Ah, the power of love! Your heart beats faster, your eyes open wider, and you're much more likely to listen to a love song. Each February 14, and during the weeks leading up to Valentine's Day, the musical choices of the nation turn more romantic.
Over the years, some wonderfully potent love songs have been recorded. In fact, the most difficult part of writing this article was trimming the list down to just ten tunes.
So, if you don't find your favorite love song here, send me an e-mail at [email protected] and let me know your desires on the subject. Meanwhile, you might want to visit www.romantic-lyrics.com or www.theromantic.com for a large selection of songs, often with the complete lyrics.
But right now, sit back, relax, pop a chocolate bon-bon in your mouth, and read some surprising facts about the Top Ten Love Songs for Valentine's Day (in chronological order):
"Someone to Watch Over Me," George and Ira Gershwin, 1926.
The birthplace of this lovely and moody number was an otherwise light and frothy Broadway musical called "Oh, Kay." The song was originally fast-paced, but soon moved to the ballad form, in keeping with the lyrics. There have been evocative renditions of the song every year since it was first composed, with a wide variety of artists contributing notable versions, including Rosemary Clooney, Doris Day, Judy Garland, Ella Fitzgerald, Frank Sinatra, Elton John, rapper Queen Latifah (although hers is not a rap version), trumpeter Chris Botti, pianist Keith Jarrett, blues legend Etta James, Barbra Streisand, and Sting, who sang it over the opening credits of the 1987 Ridley Scott film of the same name.
"Night and Day," by Cole Porter, 1932.
Written for the play, "Gay Divorce," and also appearing in the film, "The Gay Divorcee," this may be the most famous of Porter's 800+ songs, and illustrates his seemingly effortless flow of words, culminating in the bold statement that all of life's torments won't end "Till you let me spend my life making love to you, day and night, night and day." Such is the economy of Porter's writing that this one phrase combines the singer's desire with a promise of eternal love while managing to invert and restate the title, all in 17 words. It's why many songwriters would want to say to Porter, "You're the Top," which is another of his famous songs, and would have made this list if it wasn't also so full of humor.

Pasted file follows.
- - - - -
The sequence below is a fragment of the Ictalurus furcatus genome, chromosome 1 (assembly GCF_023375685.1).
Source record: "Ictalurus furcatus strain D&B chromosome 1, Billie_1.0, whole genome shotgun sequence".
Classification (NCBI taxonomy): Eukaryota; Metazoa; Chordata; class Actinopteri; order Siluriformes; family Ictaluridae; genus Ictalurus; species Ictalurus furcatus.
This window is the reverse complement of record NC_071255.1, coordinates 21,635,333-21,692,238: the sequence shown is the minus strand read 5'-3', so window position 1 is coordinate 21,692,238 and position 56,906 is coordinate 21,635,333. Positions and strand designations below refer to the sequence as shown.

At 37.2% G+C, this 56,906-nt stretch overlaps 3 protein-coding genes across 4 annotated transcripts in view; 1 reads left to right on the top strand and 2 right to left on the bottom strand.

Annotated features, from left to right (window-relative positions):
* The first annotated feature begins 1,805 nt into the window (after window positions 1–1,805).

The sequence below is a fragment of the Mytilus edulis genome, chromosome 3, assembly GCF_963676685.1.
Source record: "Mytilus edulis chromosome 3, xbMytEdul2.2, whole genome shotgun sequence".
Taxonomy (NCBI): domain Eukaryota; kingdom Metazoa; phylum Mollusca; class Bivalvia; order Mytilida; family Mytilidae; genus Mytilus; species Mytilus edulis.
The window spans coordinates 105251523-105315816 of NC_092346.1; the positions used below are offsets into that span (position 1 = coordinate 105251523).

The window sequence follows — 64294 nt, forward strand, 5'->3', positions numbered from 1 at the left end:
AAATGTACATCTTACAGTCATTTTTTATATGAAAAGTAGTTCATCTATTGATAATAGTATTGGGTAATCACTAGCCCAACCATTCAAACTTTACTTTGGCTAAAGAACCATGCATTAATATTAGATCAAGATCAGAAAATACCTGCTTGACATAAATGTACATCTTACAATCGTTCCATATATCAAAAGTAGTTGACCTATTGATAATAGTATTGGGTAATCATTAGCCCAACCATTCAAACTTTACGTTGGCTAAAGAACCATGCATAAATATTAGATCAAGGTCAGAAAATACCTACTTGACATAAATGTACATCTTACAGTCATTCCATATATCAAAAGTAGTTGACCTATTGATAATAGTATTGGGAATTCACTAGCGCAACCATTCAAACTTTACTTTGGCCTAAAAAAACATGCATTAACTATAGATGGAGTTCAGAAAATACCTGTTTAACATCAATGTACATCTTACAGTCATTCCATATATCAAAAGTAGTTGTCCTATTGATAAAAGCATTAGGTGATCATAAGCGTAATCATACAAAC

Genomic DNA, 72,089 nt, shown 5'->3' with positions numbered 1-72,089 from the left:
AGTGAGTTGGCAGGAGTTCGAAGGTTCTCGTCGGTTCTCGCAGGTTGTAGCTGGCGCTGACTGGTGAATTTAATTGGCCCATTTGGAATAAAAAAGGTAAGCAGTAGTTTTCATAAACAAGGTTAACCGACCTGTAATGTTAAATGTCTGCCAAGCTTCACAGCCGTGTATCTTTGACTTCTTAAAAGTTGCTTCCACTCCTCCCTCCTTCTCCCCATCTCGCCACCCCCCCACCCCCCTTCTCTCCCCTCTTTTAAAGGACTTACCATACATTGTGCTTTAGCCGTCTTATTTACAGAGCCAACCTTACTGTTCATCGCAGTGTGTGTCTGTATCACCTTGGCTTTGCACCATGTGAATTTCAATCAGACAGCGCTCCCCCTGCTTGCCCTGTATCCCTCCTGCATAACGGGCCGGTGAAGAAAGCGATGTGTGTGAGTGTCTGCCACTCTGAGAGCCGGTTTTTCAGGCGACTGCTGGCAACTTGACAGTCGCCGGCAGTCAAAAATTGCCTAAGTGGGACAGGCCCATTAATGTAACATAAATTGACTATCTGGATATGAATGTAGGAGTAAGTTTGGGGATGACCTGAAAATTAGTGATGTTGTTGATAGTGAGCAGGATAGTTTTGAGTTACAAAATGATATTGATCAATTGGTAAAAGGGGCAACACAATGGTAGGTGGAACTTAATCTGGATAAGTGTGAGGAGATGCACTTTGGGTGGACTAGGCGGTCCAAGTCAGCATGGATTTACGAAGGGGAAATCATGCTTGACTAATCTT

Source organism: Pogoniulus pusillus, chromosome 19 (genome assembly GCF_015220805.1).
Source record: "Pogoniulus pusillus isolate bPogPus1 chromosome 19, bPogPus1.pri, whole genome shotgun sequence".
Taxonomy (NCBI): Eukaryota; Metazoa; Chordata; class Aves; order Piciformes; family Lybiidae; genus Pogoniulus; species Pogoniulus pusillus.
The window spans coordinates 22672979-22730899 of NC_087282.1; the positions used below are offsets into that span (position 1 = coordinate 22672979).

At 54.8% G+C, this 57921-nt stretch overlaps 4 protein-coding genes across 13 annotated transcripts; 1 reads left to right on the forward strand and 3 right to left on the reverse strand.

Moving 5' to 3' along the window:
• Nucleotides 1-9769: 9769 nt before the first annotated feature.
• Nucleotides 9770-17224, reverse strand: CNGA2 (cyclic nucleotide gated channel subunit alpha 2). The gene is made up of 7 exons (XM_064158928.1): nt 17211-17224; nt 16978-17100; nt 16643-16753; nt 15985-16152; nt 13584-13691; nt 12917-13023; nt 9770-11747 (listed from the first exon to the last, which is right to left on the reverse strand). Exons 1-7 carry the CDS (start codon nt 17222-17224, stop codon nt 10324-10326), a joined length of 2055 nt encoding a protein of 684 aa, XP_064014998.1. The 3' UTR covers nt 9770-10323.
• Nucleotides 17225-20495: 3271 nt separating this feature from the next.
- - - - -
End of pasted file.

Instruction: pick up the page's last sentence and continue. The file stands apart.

"Unchained Melody," Alex North and Hy Zaret, 1936.
William Stirrat was 16 and too shy to approach the girl of his dreams, so he wrote one of the world's most beautiful tales of love and longing (using Zaret as his pen name). The breathtaking melody was by Alex North (who went on to compose scores for "Spartacus," "Cleopatra," and many other films). It took 19 years before their song appeared in the prison picture, "Unchained," where it was nominated for a Best Song Oscar. Al Hibbler sang it in the film, but that same year saw the song hit the charts in versions by Hibbler, Les Baxter, Roy Hamilton, and June Valli. Among the nearly 700 artists who have recorded this song are Harry Belafonte, Liberace, Jimmy Young, U2, Leann Rimes, Neil Diamond, Willie Nelson, Heart, Elvis Presley, and, of course, the Righteous Brothers. Their 1965 recording was a huge hit, and reached the top twenty again a quarter century later when it appeared on the "Ghost" soundtrack in 1990. The duo re-recorded the song the same year and THAT version als!
o hit the top twenty.
"First Time Ever I Saw Your Face," by Ewan MacColl, 1957.
A long, slowly-building flame is how some people describe the version sung by Roberta Flack, which created a sensation when it appeared in Clint Eastwood's 1971 directorial debut, "Play Misty for Me." Experimental playwright and folk singer MacColl wrote it 14 years earlier for his partner, Peggy Seeger, who needed a romantic song for a play. Written in less than an hour, the song virtually defines the term "love song." Flack's is the definitive rendition, but the song has been recorded by dozens of performers in many genres, including Johnny Cash, Celine Dion, Elvis Presley, Mel Torme, Isaac Hayes, Gordon Lightfoot, and George Michael.